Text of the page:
Seventy-nine mongrel dogs underwent total pancreatectomy. Fifteen dogs served as apancreatic controls and died 7.0 ± 4.2 days later (mean ± SD). The pancreases of 44 dogs (group 1) were intraductally distended by manual injection of Hanks' balanced salt solution (HBSS). Thereafter each organ was mechanically disrupted and subjected to collagenase digestion as described by Mirkovitch et al.8 The pancreases of 20 dogs (group 2) were intraductally distended and subsequently perfused with collagenase by a roller pump. The organs were then mechanically disrupted and filtered through screens as described by Horaguchi et al.9 The resulting tissue suspensions were injected into the spleens of the dogs as autotransplants in both groups, by direct punction of the splenic capsule in group 1 and by retrograde infusion via a splenic vein tributary in group 2. The functional outcome was better in group 2 than in group 1, as assessed by the number of animals that became normoglycemic after transplantation [15/20 (75%) vs. 13/44 (30%); P = .0025]. The degree of islet purification, as measured by an increase in the tissue insulin/amylase ratio, was higher in group 2, and in both groups it was higher in normoglycemic than in hyperglycemic animals. The percent engraftment [i.e., amount of insulin recovered from spleen as percent of tissue transplanted (mean, 15.4% in group 1 and 14.5% in group 2) or as percent of original pancreas (mean, 4.9% in group 1 and 4.4% in group 2)] was low in both groups but again was higher in normoglycemic than in hyperglycemic animals within each group. In conclusion, both the degree of engraftment and purification and the route of implantation influenced the functional outcome after dispersed pancreatic islet autotransplantation to the spleen of totally pancreatectomized dogs, with purified tissue injected retrogradely functioning better than unpurified tissue injected directly.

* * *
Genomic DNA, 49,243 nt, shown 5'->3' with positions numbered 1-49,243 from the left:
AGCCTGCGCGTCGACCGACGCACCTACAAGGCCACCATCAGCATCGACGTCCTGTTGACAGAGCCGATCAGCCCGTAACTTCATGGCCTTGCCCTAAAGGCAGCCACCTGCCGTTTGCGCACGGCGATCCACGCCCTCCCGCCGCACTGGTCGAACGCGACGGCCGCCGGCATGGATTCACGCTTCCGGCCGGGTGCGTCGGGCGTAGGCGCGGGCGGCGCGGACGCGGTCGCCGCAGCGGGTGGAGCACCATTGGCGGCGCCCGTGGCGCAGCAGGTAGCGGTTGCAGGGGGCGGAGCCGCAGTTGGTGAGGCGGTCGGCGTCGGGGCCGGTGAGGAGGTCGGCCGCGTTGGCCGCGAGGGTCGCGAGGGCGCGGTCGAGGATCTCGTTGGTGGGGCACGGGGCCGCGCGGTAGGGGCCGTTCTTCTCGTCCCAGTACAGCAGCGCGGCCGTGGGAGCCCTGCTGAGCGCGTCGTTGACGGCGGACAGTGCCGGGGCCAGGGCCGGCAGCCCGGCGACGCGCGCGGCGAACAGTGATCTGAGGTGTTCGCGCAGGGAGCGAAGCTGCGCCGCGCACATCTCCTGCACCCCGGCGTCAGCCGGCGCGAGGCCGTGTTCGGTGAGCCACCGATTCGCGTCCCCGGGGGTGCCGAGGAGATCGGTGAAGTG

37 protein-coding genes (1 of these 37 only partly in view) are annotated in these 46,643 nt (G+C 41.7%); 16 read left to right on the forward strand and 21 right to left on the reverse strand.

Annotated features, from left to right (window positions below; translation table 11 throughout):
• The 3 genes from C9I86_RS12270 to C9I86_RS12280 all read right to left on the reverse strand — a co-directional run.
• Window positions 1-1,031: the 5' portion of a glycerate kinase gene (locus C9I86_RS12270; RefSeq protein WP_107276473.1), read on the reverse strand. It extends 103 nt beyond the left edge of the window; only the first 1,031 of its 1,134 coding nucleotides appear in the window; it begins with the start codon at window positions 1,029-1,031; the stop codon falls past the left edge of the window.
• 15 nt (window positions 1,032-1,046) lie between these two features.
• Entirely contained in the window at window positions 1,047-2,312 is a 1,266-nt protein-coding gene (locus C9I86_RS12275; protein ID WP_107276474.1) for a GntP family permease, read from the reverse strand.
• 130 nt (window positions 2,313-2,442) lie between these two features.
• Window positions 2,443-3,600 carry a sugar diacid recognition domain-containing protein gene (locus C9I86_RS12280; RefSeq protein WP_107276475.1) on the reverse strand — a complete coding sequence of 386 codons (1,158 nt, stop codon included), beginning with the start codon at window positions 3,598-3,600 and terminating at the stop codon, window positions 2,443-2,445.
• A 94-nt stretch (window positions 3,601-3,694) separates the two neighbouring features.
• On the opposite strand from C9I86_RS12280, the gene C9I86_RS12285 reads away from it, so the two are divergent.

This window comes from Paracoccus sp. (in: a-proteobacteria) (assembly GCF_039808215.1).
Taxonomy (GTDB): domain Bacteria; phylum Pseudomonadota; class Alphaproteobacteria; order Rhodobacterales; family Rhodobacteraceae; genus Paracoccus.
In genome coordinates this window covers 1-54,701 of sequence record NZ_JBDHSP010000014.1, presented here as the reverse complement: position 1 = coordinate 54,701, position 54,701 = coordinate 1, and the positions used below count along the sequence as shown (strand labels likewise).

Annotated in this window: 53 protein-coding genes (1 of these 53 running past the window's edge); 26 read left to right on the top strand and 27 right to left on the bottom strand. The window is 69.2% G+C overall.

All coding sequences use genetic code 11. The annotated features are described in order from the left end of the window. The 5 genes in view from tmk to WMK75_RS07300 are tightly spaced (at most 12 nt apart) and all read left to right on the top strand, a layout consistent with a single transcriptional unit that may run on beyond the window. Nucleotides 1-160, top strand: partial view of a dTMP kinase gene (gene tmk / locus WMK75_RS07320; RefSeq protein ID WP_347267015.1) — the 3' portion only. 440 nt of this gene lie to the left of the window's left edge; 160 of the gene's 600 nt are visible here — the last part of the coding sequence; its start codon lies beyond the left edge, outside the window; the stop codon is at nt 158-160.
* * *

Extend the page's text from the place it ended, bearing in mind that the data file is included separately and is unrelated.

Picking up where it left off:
This content is only available via PDF.